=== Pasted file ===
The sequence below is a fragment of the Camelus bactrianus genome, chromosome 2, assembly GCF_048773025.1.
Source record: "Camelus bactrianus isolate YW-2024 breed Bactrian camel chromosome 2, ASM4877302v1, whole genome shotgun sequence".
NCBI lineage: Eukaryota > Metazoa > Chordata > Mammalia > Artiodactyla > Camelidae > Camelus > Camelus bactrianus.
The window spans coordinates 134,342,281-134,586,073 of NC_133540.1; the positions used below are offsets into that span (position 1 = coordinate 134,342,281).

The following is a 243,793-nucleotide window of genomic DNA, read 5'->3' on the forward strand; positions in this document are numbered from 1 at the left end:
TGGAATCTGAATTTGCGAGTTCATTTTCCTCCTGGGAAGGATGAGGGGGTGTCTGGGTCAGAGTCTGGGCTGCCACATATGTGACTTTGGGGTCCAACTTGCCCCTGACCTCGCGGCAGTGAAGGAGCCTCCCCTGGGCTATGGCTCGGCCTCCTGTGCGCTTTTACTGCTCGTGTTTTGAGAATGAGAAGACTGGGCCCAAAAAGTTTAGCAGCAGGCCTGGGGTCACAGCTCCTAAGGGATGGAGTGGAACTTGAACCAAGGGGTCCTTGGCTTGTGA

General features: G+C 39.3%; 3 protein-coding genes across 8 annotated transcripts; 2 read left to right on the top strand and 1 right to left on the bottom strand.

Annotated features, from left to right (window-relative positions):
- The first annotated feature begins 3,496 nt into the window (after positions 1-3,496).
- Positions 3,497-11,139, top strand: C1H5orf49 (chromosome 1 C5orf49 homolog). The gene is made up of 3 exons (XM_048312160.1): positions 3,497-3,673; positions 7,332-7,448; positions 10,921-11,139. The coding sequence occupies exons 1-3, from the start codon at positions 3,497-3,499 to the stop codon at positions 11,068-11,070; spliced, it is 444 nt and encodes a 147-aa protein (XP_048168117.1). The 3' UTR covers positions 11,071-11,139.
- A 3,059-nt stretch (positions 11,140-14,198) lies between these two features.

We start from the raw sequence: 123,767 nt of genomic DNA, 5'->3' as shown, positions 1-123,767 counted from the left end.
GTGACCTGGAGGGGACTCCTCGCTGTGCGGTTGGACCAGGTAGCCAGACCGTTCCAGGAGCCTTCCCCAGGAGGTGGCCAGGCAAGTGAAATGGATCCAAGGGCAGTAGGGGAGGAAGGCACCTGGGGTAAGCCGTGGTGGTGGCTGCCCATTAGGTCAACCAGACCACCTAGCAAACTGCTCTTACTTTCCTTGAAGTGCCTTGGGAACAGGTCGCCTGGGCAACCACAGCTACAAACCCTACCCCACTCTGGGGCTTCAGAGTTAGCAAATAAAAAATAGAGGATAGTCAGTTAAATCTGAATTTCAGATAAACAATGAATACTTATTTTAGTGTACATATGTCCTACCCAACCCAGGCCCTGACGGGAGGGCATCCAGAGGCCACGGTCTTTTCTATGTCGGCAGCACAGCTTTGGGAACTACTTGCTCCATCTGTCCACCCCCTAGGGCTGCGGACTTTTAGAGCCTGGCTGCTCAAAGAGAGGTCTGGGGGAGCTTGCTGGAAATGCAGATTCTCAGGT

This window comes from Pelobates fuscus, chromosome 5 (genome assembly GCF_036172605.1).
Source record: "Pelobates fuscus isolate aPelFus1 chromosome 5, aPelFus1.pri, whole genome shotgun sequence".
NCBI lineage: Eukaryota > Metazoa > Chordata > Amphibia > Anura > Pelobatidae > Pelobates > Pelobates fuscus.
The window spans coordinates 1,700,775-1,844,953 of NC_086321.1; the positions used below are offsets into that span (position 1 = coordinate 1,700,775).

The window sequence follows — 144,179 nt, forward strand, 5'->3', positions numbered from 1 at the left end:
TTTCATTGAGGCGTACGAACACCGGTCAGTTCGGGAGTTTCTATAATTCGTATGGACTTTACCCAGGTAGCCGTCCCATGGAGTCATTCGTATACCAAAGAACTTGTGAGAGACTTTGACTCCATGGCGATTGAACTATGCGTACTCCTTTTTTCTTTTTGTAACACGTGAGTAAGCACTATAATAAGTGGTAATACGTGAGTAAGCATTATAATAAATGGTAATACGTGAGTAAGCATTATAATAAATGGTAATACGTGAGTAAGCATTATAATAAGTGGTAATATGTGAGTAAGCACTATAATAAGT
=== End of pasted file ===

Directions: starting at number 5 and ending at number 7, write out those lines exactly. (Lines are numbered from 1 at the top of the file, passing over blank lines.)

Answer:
The following is a 243,793-nucleotide window of genomic DNA, read 5'->3' on the forward strand; positions in this document are numbered from 1 at the left end:
TGGAATCTGAATTTGCGAGTTCATTTTCCTCCTGGGAAGGATGAGGGGGTGTCTGGGTCAGAGTCTGGGCTGCCACATATGTGACTTTGGGGTCCAACTTGCCCCTGACCTCGCGGCAGTGAAGGAGCCTCCCCTGGGCTATGGCTCGGCCTCCTGTGCGCTTTTACTGCTCGTGTTTTGAGAATGAGAAGACTGGGCCCAAAAAGTTTAGCAGCAGGCCTGGGGTCACAGCTCCTAAGGGATGGAGTGGAACTTGAACCAAGGGGTCCTTGGCTTGTGA

General features: G+C 39.3%; 3 protein-coding genes across 8 annotated transcripts; 2 read left to right on the top strand and 1 right to left on the bottom strand.